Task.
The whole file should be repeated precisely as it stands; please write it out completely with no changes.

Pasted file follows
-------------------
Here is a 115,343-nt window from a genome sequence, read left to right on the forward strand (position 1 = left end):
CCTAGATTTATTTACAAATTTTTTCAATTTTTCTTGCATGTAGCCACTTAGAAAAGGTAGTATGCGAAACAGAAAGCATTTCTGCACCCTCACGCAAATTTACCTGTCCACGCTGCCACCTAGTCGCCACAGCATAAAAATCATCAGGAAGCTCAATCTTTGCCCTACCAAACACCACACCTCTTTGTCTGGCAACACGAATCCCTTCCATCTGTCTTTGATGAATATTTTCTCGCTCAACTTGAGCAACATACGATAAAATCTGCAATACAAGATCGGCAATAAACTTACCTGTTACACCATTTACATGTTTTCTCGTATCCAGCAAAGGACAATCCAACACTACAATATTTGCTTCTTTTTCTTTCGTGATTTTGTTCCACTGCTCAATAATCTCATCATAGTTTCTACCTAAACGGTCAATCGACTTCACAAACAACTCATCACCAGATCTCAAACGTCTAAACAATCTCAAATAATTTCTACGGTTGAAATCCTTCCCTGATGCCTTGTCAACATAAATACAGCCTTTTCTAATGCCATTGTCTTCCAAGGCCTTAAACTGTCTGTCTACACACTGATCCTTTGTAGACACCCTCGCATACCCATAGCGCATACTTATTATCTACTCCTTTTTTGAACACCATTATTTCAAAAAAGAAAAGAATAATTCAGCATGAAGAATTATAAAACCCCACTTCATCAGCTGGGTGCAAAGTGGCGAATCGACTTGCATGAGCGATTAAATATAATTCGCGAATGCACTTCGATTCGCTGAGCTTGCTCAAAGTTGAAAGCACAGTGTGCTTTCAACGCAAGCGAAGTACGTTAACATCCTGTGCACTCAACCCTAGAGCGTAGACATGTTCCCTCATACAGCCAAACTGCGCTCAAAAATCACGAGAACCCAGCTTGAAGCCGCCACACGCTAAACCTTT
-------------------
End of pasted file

Here is a 115,343-nt window from a genome sequence, read left to right on the forward strand (position 1 = left end):
CCTAGATTTATTTACAAATTTTTTCAATTTTTCTTGCATGTAGCCACTTAGAAAAGGTAGTATGCGAAACAGAAAGCATTTCTGCACCCTCACGCAAATTTACCTGTCCACGCTGCCACCTAGTCGCCACAGCATAAAAATCATCAGGAAGCTCAATCTTTGCCCTACCAAACACCACACCTCTTTGTCTGGCAACACGAATCCCTTCCATCTGTCTTTGATGAATATTTTCTCGCTCAACTTGAGCAACATACGATAAAATCTGCAATACAAGATCGGCAATAAACTTACCTGTTACACCATTTACATGTTTTCTCGTATCCAGCAAAGGACAATCCAACACTACAATATTTGCTTCTTTTTCTTTCGTGATTTTGTTCCACTGCTCAATAATCTCATCATAGTTTCTACCTAAACGGTCAATCGACTTCACAAACAACTCATCACCAGATCTCAAACGTCTAAACAATCTCAAATAATTTCTACGGTTGAAATCCTTCCCTGATGCCTTGTCAACATAAATACAGCCTTTTCTAATGCCATTGTCTTCCAAGGCCTTAAACTGTCTGTCTACACACTGATCCTTTGTAGACACCCTCGCATACCCATAGCGCATACTTATTATCTACTCCTTTTTTGAACACCATTATTTCAAAAAAGAAAAGAATAATTCAGCATGAAGAATTATAAAACCCCACTTCATCAGCTGGGTGCAAAGTGGCGAATCGACTTGCATGAGCGATTAAATATAATTCGCGAATGCACTTCGATTCGCTGAGCTTGCTCAAAGTTGAAAGCACAGTGTGCTTTCAACGCAAGCGAAGTACGTTAACATCCTGTGCACTCAACCCTAGAGCGTAGACATGTTCCCTCATACAGCCAAACTGCGCTCAAAAATCACGAGAACCCAGCTTGAAGCCGCCACACGCTAAACCTTT